#IFA2017 – Lenovo and Disney have announced Star Wars: Jedi Challenges, a new augmented reality (AR) game experience produced by Disney and powered by Lenovo’s hardware. The hardware consists of the Lenovo Mirage AR headset, Lightsaber Controller, and Tracking Beacon. It is affordable and costs $199, and opens the potential of having more (Disney) games using the same system in the future.
Although the game can entertain audiences of “all ages,” kids will find it particularly cool in my opinion. The game features lightsaber battles in which you have to block and strike attacks from Kylo Ren or Darth Vader.
There are battles in which the player has to use strategies and tactic to use X-Wing fighters against AT-AT and battle droids. Finally, there’s a very cool, fully-playable, holochess. That latter might be the most logical use of AR in the Star Wars universe.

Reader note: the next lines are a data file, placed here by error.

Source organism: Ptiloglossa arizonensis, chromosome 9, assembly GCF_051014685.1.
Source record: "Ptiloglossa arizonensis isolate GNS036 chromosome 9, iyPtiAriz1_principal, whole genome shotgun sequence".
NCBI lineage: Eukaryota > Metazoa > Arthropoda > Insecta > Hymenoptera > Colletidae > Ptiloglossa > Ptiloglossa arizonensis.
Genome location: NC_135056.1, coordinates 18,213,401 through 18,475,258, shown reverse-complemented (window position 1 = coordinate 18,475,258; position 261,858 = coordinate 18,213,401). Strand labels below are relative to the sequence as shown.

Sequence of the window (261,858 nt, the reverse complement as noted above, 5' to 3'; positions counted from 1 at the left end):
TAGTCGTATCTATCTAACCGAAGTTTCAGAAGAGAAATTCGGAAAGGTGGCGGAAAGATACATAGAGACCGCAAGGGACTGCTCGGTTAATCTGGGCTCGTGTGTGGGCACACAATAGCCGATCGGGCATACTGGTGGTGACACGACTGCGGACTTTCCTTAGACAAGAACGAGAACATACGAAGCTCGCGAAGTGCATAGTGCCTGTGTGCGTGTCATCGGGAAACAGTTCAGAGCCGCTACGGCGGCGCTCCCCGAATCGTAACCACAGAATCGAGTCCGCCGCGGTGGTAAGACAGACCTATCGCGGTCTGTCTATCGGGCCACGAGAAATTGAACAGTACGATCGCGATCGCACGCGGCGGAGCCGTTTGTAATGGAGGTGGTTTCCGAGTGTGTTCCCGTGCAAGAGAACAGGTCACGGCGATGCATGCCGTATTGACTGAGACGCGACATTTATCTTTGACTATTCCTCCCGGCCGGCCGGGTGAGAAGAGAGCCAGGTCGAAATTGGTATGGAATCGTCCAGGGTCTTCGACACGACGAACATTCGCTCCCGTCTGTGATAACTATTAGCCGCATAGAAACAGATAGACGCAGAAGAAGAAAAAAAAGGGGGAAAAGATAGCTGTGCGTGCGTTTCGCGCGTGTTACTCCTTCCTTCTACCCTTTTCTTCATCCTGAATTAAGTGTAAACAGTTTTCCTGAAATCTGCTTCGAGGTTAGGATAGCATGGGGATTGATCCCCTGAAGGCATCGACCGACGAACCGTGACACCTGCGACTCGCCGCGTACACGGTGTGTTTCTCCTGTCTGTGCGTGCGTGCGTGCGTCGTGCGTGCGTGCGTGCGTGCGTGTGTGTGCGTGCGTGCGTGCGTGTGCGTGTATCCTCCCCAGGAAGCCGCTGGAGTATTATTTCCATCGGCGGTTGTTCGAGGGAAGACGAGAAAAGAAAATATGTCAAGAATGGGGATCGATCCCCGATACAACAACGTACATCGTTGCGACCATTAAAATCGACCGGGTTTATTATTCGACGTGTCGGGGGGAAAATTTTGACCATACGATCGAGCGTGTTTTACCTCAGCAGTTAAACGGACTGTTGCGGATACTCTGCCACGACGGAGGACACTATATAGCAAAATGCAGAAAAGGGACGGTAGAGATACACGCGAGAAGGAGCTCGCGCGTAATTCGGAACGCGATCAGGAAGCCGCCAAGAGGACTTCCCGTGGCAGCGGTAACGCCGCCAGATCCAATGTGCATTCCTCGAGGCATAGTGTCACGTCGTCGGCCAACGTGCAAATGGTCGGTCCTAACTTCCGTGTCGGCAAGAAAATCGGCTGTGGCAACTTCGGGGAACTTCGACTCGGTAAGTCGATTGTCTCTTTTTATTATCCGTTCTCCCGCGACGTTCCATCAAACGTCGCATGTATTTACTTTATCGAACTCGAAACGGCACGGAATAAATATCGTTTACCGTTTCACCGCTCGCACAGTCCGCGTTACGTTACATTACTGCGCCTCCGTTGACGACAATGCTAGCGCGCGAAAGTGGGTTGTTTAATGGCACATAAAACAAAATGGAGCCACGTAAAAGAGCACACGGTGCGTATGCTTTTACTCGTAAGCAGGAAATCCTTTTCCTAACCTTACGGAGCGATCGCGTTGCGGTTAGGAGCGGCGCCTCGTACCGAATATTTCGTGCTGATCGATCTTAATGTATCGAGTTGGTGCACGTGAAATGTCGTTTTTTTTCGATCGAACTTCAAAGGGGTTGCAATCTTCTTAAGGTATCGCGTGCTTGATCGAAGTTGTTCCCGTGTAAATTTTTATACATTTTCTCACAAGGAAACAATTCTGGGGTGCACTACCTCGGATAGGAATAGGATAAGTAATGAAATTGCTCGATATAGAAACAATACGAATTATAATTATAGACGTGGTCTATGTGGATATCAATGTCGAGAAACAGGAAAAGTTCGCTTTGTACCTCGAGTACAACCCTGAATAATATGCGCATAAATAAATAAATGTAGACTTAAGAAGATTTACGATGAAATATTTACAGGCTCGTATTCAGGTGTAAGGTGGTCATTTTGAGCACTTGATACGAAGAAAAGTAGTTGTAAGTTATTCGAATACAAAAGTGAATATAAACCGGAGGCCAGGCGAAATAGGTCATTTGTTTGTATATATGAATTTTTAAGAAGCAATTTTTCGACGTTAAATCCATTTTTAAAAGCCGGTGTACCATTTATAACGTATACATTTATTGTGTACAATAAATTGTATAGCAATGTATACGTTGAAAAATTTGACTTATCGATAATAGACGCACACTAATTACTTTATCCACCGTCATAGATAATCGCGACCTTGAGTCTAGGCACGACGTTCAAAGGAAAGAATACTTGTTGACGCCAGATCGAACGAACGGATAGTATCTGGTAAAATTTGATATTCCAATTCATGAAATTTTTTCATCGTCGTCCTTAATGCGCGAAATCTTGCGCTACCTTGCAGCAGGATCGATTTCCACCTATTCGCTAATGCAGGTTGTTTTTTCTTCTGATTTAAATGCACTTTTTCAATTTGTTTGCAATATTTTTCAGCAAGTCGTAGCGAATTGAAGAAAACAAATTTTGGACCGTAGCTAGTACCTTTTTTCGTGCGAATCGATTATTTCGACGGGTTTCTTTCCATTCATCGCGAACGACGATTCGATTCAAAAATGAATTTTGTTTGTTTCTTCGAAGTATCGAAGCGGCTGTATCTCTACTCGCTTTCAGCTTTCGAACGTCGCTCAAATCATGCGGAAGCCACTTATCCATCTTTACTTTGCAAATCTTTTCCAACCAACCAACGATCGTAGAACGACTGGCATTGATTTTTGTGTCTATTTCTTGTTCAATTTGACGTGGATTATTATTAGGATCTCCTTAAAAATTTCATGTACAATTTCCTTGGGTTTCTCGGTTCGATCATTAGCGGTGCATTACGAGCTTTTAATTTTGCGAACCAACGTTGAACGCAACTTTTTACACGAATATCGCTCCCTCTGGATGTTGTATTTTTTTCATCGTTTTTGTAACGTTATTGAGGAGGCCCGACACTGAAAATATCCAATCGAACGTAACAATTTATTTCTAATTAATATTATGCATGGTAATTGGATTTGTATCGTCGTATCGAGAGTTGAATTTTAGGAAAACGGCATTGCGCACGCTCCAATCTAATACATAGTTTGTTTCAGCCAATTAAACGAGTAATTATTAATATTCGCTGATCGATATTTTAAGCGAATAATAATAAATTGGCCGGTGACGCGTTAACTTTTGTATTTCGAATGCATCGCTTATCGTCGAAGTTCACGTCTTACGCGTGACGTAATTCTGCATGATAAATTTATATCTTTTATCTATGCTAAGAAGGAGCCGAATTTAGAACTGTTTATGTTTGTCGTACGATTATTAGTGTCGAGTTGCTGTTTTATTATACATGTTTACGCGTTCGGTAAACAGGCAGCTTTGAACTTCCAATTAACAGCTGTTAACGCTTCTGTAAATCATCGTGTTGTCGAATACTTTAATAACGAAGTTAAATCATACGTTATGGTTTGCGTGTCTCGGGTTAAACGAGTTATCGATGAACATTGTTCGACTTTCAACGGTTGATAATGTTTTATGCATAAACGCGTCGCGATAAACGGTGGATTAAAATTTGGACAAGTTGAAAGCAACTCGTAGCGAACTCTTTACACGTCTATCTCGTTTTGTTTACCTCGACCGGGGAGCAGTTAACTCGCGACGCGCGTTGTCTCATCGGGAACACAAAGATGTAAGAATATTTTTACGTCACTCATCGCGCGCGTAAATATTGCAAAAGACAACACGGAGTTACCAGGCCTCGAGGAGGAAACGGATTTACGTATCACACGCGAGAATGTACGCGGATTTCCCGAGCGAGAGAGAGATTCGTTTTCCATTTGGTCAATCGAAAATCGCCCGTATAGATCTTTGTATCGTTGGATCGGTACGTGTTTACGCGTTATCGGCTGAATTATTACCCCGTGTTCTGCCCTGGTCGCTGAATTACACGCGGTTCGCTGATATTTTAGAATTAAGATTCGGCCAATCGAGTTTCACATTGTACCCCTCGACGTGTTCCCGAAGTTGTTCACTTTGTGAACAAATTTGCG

To make this happen at an affordable price is not easy at all, and it seems like Lenovo was the ideal partner for Disney. There are three components required for this to work. First, the tracking beacon is needed to serve as a general frame of reference for the AR app. Secondly, the light saber acts as a pointer and controller (it has two buttons). The lightsaber is built after Luke Skywalker’s and looks like a typical replica when not in use.
The Lenovo Mirage AR headset is the most complex piece. It has two wide angle cameras that track the light saber and/or the beacon. The headset also has a rotational motion sensor to tell the game how the player head is oriented. Note that the headset will require a phone, which is not provided. It is compatible with many Android and iOS phones, and Lenovo will probably have a list of popular compatible handsets.
The result is surprisingly good for a $199 package. Of course, the graphics are powered by a mobile device and it won’t rival a desktop AR or VR experience, but the game itself is fun and easy to play. Of course, the Star Wars universe just makes things even better. There are the typical AR technical challenges such as field of view and tracking accuracy, but the game programmers can tune things to make it fun anyway. Hopefully, there will be a chance to try it at retail stores since Best Buy is an official partner. It’s worth a look.